“We did have another property in mind in Detroit, but it was in a low income area and as an investor I thought I didn’t want to purchase anything around there due to the high risk,” she adds.

On this occasion Evelyn and Dale were buying the property outright, so they were spared the arduous task of being a foreigner trying to secure finance on an investment property in the US. The asking price for the property (consisting of two 1.5-bed, 1.5-bath dwellings) had been set at AU$41,000, but Evelyn bargained hard and was able to beat the vendor down to AU$31,000 including all settlement costs.

“Every property that I am interested in, I always negotiate on the price. Especially if you knowledge of the area and finance approved, you’ve got more leeway to negotiate because you can easily just go and buy another property. I’ve walked away and then had real estate agents come back to me straight away and say that the vendor has reconsidered my offer,” says Evelyn.

The property now rented out for a total of AU$995 per month and she’s yet to encounter any problems of note. Evelyn and Dale plan to go out and see their piece of the USA for the first time this year, and the couple may well find themselves purchasing a second home in the land of the free whilst they’re there.

“We’re going to the US and will be meeting our property manager there. I quite like Rochester, it’s a nice town. So if we see a property that we like there, I don’t see why not. But again, do your thorough research. It’s exactly the same as purchasing a property in Australia; don’t  go in with a blindfold on,” Evelyn explains.

Pushing on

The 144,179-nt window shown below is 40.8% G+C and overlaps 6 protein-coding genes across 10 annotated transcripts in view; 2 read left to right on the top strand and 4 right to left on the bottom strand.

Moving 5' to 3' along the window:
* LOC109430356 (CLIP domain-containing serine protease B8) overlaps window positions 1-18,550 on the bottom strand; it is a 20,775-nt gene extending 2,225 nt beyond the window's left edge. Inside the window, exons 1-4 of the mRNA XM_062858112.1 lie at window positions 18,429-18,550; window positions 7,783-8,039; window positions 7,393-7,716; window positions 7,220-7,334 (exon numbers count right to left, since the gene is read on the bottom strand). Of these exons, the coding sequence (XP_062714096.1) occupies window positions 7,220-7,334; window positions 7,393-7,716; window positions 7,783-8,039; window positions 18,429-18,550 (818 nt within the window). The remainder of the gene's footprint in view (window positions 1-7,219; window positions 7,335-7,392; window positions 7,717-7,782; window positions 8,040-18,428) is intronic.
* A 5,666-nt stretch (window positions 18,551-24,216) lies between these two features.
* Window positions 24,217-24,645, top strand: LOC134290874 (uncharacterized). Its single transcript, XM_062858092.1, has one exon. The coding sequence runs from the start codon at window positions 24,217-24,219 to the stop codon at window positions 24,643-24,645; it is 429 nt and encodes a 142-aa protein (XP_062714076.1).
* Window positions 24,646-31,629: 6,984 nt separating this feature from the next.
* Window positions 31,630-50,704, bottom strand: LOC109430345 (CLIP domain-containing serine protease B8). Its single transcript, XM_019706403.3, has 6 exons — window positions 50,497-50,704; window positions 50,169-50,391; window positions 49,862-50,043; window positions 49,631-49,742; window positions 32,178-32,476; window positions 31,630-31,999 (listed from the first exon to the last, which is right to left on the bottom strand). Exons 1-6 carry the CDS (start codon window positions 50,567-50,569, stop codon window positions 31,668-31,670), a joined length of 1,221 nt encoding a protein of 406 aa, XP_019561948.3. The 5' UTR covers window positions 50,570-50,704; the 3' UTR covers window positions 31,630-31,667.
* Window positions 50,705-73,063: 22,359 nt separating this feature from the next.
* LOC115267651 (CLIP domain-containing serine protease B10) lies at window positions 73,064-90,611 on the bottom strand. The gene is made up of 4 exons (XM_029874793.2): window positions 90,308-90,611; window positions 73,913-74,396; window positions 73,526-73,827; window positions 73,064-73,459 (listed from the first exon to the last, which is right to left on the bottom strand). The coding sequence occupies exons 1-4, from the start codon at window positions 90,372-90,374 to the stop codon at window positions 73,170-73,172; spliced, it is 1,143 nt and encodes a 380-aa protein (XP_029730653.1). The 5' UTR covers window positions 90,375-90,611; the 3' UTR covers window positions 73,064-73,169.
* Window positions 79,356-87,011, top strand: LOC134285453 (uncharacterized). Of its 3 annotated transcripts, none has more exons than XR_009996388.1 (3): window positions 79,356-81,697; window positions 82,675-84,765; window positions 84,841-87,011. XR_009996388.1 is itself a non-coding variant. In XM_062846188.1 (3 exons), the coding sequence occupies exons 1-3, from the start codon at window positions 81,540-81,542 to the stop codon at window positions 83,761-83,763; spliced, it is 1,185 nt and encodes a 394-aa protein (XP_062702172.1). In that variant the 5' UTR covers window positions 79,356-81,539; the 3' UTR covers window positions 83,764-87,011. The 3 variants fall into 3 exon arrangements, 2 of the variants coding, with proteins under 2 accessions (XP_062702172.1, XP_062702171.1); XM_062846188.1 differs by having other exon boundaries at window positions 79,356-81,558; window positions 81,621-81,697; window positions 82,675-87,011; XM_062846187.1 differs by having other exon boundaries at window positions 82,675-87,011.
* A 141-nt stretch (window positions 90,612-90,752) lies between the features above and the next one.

Aside from further forays into the US market, Evelyn and Dale have big plans on the domestic front. They’ve just secured a $598,000 three-bedroom, two-bathroom property in South Hedland, which was part funded by an equity release on Evelyn’s parents’ property, and are about to have a go at their first renovation project.

“It’s cash flow positive, and the lease has just been renewed for 12 months,” says Evelyn of the South Hedland situation.

The renovation project will take place closer to home in Sydney. Evelyn’s done her sums and chosen a location that she knows well but, as always, is taking her time to research each potential property thoroughly before making a final decision.

“This is going to be our first renovation, so we’re very excited. It’s going to be the next big step for us. Every weekend we’ve been gong to auctions and looking at run down properties. We’ve got a couple in mind, but I don’t want to just make an offer. I’m the kind of person that needs everything in writing,” she says.

“It will be in the inner city around Leichardt or Lillyfield. I live there so I know that area very well. My husband’s been there about seven years, and I’ve lived there about four and a half.”

If all goes to plan, Evelyn and Dale intend to move on to more challenging structural renovations – overseeing two projects at a time – to push on with the 10-year plan. It’s going to be a big ask, but for somebody with Evelyn’s drive, determination and noble goals, it seems that the sky’s the limit.